Lawyer Monthly - April 2022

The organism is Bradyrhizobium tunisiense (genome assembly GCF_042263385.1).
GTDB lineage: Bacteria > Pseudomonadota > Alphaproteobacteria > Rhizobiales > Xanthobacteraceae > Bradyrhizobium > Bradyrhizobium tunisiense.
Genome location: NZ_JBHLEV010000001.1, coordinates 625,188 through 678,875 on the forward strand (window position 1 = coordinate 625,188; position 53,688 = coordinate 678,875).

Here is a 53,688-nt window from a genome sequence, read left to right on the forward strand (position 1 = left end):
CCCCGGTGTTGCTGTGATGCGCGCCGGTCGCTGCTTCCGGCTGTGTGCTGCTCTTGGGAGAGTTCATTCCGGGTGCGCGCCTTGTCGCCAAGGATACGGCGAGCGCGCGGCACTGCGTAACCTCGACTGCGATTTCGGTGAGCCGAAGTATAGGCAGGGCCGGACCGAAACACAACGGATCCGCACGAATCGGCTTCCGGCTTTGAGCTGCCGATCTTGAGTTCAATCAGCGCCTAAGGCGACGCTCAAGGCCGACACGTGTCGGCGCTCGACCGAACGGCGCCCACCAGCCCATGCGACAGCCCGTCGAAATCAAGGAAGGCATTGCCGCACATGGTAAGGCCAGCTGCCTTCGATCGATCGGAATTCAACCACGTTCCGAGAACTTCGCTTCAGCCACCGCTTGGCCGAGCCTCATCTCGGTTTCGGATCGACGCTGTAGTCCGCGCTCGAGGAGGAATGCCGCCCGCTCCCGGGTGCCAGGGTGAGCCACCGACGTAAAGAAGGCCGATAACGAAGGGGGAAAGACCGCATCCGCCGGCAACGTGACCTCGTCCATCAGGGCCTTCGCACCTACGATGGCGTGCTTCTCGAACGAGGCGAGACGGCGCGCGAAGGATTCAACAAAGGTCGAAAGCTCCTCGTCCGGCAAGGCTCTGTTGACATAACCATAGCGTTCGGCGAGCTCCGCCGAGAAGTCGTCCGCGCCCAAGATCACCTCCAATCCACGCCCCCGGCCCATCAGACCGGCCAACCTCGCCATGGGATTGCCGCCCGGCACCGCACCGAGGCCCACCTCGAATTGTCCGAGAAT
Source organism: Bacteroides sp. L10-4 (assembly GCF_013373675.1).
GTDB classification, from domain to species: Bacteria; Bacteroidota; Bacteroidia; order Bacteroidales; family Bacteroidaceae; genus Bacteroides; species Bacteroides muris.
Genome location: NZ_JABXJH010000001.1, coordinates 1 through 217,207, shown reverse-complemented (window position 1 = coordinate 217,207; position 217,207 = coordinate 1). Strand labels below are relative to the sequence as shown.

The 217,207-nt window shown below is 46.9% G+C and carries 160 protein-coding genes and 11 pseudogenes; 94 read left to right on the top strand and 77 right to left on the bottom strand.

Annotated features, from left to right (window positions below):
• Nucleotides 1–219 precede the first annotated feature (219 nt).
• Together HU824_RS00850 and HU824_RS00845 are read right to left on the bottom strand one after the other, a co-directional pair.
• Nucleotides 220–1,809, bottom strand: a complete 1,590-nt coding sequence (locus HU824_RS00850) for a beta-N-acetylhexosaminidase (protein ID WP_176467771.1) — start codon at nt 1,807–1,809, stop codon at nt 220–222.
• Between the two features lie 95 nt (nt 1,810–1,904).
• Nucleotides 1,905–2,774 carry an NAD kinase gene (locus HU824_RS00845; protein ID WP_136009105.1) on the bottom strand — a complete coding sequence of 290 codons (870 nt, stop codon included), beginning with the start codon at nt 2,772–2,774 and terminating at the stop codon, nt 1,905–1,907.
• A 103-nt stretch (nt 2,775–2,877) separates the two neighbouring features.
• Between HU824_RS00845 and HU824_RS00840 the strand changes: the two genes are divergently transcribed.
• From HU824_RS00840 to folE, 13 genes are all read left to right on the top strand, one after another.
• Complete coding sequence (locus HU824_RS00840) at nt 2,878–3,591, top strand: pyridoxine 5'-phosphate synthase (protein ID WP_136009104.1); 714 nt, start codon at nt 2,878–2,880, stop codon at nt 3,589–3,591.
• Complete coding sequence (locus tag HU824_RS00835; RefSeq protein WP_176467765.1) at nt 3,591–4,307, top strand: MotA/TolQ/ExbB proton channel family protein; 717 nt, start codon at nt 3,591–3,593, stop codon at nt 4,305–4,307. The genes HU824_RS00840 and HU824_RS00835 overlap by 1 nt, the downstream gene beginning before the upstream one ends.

About Helen Hatton Helen Hatton is the head of Central Associates Limited and, in addition to her roles mentioned in this article, is a Fellow of the Institute of Advanced Legal Studies, a Fellow of the Royal Society of Arts, a member of the Editorial Board of the Journal of International Banking Regulation and a Liveryman of the Worshipful Company of International Bankers. She has also been appointed to the Strategic Advisory Board of the International Fraud Group and is a recognised international speaker on regulatory and compliance topics. About Central Associates Central Associates is a London-based intelligence and investigations firm. The company provides a broad range of bespoke services including people and asset tracing, litigation support and surveillance and counter surveillance. Helen Hatton Chairman Central Associates Limited Tel: +44 020-7459-4650 E: EXPERT INSIGHT 47 APR 2022 | WWW.LAWYER-MONTHLY.COM You have spoken out before about the Panama and Pandora Papers, which exposed secret financial systems that allowed the world’s wealthy to hide their money from taxing authorities and governments. What are the major challenges of locating assets that have been hidden offshore? The ICIJ is definitely an amazing organisation and much of their investigative work has certainly been in the public interest, although one can have an interesting debate on the sources and provenance of the data their work is based upon. Those points aside, there is no doubt that people quite often dodge their tax. The poor do it alone, the rich with so-called professional advisors. Those who dodge tax or aid and abet tax evasion all commit criminal offences. They should be prosecuted. I think investigations are often not progressed because there is misplaced mystique about “offshore”. There is a lot of misunderstood terminology, so people – even professionals – are not actually speaking the same language. People instruct us to look for trust bank accounts, for example, when a trust clearly cannot have a bank account; people instruct us to identify the beneficial owner of a trust when a trust clearly does not have a beneficial owner; people confuse a power of attorney with a nominee agreement, or shares held as nominee versus shares held under a declaration of trust. Requests which ask the wrong questions will inevitably not produce the answers required. Step one, therefore, is to work with an investigatory firm with solid offshore experience. Contact us! What advice do you have for other women wanting to follow the same path? Male or female, I think one just has to go all in. The harder you work the luckier you get. I am a big believer in mastering the detail, being totally on top of the paperwork, gripping the evidence. Advocacy is fine, but demonstrable fact, clearly explained, wins cases. That advice is aimed for the casework side of our working life, but it also applies to our role as line manager, team leader, director or indeed leader of a business. Avoid becoming one of those “bosses” who does not bother to read the minutes and has not learned the brief or reviewed the draft. I say ‘always sweat the detail.’ It may not be sexy, but it totally empowers you in any dialogue, whether with colleagues on an internal matter, in client interactions or across the courtroom or negotiating floor. On the advice list, I would also counsel people to be good colleagues. Help one another, be generous with your knowledge, be kind. It is not necessary to be personal friends with colleagues, but you do need effective working relations if you are to deliver the mission successfully.

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